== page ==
PKM2 Isoform-Specific Deletion Reveals a Differential Requirement for Pyruvate Kinase in Tumor Cells.

Koch Institute for Integrative Cancer Research at Massachusetts Institute of Technology, Cambridge, MA 02139, USA.
Cell (Impact Factor: 33.12). 10/2013; 155(2):397-409. DOI: 10.1016/j.cell.2013.09.025
Source: PubMed

ABSTRACT The pyruvate kinase M2 isoform (PKM2) is expressed in cancer and plays a role in regulating anabolic metabolism. To determine whether PKM2 is required for tumor formation or growth, we generated mice with a conditional allele that abolishes PKM2 expression without disrupting PKM1 expression. PKM2 deletion accelerated mammary tumor formation in a Brca1-loss-driven model of breast cancer. PKM2 null tumors displayed heterogeneous PKM1 expression, with PKM1 found in nonproliferating tumor cells and no detectable pyruvate kinase expression in proliferating cells. This suggests that PKM2 is not necessary for tumor cell proliferation and implies that the inactive state of PKM2 is associated with the proliferating cell population within tumors, whereas nonproliferating tumor cells require active pyruvate kinase. Consistent with these findings, variable PKM2 expression and heterozygous PKM2 mutations are found in human tumors. These data suggest that regulation of PKM2 activity supports the different metabolic requirements of proliferating and nonproliferating tumor cells. PAPERCLIP:

  • Source
    [Show abstract] [Hide abstract]
    ABSTRACT: Mitochondria produce reactive oxygen species (mROS) as a natural by-product of electron transport chain activity. While initial studies focused on the damaging effects of reactive oxygen species, a recent paradigm shift has shown that mROS can act as signaling molecules to activate pro-growth responses. Cancer cells have long been observed to have increased production of ROS relative to normal cells, although the implications of this increase were not always clear. This is especially interesting considering cancer cells often also induce expression of antioxidant proteins. Here, we discuss how cancer-associated mutations and microenvironments can increase production of mROS, which can lead to activation of tumorigenic signaling and metabolic reprogramming. This tumorigenic signaling also increases expression of antioxidant proteins to balance the high production of ROS to maintain redox homeostasis. We also discuss how cancer-specific modifications to ROS and antioxidants may be targeted for therapy.
  • [Show abstract] [Hide abstract]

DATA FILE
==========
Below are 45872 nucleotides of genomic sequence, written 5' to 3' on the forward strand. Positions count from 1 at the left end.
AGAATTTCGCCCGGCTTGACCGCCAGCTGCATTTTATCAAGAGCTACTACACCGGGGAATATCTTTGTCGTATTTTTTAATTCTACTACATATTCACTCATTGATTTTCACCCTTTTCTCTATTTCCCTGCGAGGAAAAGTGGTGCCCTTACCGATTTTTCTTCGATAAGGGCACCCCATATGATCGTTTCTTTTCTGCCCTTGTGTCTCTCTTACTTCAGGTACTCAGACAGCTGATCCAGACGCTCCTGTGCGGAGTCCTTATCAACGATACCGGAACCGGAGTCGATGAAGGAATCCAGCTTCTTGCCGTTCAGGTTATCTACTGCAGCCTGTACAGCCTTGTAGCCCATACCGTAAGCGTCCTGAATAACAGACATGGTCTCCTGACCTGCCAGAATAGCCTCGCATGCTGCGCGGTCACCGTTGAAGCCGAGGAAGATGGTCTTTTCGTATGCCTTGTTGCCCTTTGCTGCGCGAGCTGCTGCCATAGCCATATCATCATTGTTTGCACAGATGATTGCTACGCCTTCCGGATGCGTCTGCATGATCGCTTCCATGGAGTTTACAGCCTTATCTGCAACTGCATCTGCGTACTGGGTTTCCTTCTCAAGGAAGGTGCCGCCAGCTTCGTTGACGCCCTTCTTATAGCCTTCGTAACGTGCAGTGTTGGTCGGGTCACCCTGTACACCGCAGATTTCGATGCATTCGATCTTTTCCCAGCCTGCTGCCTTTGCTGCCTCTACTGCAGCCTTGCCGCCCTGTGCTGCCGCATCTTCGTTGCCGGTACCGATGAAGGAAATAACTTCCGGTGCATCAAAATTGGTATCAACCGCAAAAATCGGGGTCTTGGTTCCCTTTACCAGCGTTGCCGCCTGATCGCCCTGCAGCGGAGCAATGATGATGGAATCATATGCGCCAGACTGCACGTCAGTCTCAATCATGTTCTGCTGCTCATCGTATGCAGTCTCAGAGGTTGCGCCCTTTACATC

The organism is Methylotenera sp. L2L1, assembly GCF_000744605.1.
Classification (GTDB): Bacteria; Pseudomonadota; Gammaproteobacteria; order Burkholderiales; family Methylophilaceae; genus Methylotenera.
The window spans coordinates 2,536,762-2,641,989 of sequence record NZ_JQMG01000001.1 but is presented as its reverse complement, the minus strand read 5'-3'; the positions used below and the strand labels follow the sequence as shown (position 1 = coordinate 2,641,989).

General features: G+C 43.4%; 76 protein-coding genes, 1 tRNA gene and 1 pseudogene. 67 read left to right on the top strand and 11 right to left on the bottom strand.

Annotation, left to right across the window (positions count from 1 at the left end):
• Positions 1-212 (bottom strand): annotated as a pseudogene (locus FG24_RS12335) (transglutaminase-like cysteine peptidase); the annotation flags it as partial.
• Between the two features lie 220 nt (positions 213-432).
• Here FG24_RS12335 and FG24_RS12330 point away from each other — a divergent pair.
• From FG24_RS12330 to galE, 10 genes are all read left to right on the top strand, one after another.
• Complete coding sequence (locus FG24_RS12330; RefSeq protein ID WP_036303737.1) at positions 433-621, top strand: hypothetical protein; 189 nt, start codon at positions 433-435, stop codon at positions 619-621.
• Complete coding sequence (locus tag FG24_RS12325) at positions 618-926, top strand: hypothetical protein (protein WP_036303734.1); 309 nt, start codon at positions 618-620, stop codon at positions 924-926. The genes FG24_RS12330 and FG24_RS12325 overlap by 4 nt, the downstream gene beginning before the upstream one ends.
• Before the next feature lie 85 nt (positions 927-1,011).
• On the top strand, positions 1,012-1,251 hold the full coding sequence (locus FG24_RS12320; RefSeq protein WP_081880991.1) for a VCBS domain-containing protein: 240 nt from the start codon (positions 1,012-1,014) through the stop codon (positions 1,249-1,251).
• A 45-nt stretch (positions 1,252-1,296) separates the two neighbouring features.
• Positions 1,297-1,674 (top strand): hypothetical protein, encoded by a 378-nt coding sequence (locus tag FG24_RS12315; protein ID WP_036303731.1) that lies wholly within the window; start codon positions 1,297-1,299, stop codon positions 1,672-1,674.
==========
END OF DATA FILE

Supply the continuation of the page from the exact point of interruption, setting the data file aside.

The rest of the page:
ABSTRACT: Reprogrammed metabolism is a key feature of cancer cells. The pyruvate kinase M2 (PKM2) isoform, which is commonly upregulated in many human cancers, has been recently shown to play a crucial role in metabolism reprogramming, gene transcription and cell cycle progression. In this Cell Science at a glance article and accompanying poster, we provide a brief overview of recent advances in understanding the mechanisms underlying the regulation of PKM2 expression, enzymatic activity, metabolic functions and subcellular location. We highlight the instrumental role of the non-metabolic functions of PKM2 in tumorigenesis and evaluate the potential to target PKM2 for cancer treatment.
    Journal of Cell Science 03/2015; DOI:10.1242/jcs.166629 · 5.33 Impact Factor
  • [Show abstract] [Hide abstract]
    ABSTRACT: Increase in the concentration of plasma l-cysteine is closely associated with defective insulin secretion from pancreatic β-cells, which results in type 2 diabetes (T2D). In this study, we investigated the effects of prolonged l-cysteine treatment on glucose-stimulated insulin secretion (GSIS) from mouse insulinoma 6 (MIN6) cells and from mouse pancreatic islets, and found that the treatment reversibly inhibited glucose-induced ATP production and resulting GSIS without affecting proinsulin and insulin synthesis. Comprehensive metabolic analyses using capillary electrophoresis time-of-flight mass spectrometry showed that prolonged l-cysteine treatment decreased the levels of pyruvate and its downstream metabolites. In addition, methyl pyruvate, a membrane-permeable form of pyruvate, rescued l-cysteine-induced inhibition of GSIS. Based on these results, we found that both in vitro and in MIN6 cells, l-cysteine specifically inhibited the activity of pyruvate kinase muscle isoform 2 (PKM2), an isoform of pyruvate kinases that catalyze the conversion of phosphoenolpyruvate to pyruvate. l-cysteine also induced PKM2 subunit dissociation (tetramers to dimers/monomers) in cells, which resulted in impaired glucose-induced ATP production for GSIS. DASA-10 (NCGC00181061, a substituted N,N'-diarylsulfonamide), a specific activator for PKM2, restored the tetramer formation and the activity of PKM2, glucose-induced ATP production, and biphasic insulin secretion in l-cysteine-treated cells. Collectively, our results demonstrate that impaired insulin secretion due to exposure to l-cysteine resulted from its direct binding and inactivation of PKM2 and suggest that PKM2 is a potential therapeutic target for T2D.